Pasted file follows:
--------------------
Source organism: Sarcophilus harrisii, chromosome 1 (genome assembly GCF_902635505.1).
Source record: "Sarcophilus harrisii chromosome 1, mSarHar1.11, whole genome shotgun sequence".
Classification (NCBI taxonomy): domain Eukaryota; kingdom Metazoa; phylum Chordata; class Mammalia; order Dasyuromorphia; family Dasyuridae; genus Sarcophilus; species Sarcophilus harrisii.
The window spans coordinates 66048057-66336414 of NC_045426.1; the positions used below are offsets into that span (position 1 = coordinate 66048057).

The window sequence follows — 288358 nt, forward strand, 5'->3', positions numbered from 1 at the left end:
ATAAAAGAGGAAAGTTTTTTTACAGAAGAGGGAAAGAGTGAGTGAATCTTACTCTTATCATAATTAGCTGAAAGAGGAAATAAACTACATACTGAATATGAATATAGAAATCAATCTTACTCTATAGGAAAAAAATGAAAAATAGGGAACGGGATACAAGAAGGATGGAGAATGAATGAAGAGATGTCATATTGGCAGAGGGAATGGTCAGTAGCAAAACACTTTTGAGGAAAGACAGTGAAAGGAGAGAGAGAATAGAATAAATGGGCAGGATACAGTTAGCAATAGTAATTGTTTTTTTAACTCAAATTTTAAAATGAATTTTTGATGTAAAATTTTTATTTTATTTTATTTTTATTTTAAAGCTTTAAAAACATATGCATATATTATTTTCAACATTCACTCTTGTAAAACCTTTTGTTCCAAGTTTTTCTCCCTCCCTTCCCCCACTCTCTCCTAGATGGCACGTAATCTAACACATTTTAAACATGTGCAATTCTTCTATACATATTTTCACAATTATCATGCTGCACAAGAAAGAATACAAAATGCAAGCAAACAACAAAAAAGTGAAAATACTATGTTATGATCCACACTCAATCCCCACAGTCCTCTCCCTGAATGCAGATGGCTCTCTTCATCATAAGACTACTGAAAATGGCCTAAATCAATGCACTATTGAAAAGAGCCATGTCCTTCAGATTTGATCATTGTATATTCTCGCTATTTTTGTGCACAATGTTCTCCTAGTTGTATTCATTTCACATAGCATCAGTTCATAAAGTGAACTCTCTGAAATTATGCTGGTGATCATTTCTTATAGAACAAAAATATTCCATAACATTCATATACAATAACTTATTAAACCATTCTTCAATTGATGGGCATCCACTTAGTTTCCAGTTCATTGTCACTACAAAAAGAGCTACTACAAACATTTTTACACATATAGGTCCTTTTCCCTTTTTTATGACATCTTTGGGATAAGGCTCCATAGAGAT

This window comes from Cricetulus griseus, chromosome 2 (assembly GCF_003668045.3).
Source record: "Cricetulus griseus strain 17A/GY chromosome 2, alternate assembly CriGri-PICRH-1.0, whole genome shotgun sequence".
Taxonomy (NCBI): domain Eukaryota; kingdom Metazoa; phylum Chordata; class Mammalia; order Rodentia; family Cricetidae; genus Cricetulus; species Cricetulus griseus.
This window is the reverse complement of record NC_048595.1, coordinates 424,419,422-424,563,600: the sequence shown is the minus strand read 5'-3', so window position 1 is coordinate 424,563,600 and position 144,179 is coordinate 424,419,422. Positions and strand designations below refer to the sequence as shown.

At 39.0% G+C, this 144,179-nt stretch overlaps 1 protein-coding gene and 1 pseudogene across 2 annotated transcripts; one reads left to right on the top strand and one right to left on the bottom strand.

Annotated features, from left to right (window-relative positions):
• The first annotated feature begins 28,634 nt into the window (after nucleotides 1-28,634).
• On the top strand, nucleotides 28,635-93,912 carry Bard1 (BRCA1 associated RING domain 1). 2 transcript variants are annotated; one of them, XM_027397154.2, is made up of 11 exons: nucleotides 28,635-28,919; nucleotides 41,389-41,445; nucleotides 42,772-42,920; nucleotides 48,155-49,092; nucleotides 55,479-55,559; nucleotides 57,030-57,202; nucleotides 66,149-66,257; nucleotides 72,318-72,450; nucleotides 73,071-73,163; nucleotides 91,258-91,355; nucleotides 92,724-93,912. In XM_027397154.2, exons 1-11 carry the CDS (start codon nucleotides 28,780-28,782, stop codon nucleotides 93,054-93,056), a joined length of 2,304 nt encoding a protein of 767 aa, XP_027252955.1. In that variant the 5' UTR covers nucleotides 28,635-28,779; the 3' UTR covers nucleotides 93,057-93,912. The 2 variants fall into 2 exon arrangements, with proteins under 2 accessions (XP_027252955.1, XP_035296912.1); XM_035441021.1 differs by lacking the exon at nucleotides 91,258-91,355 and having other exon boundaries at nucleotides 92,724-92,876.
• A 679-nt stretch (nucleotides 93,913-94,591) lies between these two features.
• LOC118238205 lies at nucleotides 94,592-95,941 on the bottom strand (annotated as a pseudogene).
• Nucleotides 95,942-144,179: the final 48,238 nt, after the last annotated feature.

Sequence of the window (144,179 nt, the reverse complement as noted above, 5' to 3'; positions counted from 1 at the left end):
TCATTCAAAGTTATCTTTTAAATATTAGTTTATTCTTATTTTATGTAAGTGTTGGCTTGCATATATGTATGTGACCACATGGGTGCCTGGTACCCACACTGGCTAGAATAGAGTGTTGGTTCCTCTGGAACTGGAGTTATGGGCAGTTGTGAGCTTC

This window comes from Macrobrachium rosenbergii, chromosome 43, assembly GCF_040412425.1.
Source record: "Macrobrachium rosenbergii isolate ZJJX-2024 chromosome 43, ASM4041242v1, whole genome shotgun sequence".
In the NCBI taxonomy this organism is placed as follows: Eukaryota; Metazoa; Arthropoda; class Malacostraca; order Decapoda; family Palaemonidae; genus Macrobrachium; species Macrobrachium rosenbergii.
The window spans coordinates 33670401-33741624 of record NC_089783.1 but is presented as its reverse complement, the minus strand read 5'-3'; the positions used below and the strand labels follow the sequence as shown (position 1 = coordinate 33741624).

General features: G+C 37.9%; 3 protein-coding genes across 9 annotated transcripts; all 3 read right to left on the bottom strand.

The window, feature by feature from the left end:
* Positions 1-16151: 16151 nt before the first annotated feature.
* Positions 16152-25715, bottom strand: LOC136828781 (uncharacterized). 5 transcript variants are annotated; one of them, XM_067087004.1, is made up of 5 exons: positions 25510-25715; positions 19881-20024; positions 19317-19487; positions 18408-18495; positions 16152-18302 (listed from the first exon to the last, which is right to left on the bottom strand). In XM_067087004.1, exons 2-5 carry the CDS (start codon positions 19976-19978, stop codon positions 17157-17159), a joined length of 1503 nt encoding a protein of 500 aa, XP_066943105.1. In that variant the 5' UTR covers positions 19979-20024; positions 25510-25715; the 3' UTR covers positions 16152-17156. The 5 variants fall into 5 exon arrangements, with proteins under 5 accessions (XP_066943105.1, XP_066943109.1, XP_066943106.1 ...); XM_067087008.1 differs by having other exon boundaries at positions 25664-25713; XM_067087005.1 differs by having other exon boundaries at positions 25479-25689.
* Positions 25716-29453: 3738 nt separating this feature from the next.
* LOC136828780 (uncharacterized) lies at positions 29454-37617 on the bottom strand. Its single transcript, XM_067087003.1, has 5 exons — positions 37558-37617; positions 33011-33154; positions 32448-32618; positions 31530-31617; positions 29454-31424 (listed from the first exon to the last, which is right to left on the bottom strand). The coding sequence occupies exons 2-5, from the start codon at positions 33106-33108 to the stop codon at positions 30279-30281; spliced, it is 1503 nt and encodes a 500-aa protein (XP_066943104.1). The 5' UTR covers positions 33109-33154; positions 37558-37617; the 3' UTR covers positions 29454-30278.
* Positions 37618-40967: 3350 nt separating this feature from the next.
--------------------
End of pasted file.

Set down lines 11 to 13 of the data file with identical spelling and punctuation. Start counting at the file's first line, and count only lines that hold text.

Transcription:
At 39.0% G+C, this 144,179-nt stretch overlaps 1 protein-coding gene and 1 pseudogene across 2 annotated transcripts; one reads left to right on the top strand and one right to left on the bottom strand.

Annotated features, from left to right (window-relative positions):
• The first annotated feature begins 28,634 nt into the window (after nucleotides 1-28,634).